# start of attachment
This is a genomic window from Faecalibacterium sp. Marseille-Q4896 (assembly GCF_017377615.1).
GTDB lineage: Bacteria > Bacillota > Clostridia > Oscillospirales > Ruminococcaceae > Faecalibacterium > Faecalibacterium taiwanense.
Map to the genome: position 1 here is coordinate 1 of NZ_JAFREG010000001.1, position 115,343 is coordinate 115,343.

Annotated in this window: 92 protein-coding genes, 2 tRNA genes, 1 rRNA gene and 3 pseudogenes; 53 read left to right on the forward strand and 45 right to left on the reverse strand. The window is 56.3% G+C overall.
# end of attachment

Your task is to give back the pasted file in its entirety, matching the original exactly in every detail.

This is a genomic window from Faecalibacterium sp. Marseille-Q4896 (assembly GCF_017377615.1).
GTDB lineage: Bacteria > Bacillota > Clostridia > Oscillospirales > Ruminococcaceae > Faecalibacterium > Faecalibacterium taiwanense.
Map to the genome: position 1 here is coordinate 1 of NZ_JAFREG010000001.1, position 115,343 is coordinate 115,343.

Annotated in this window: 92 protein-coding genes, 2 tRNA genes, 1 rRNA gene and 3 pseudogenes; 53 read left to right on the forward strand and 45 right to left on the reverse strand. The window is 56.3% G+C overall.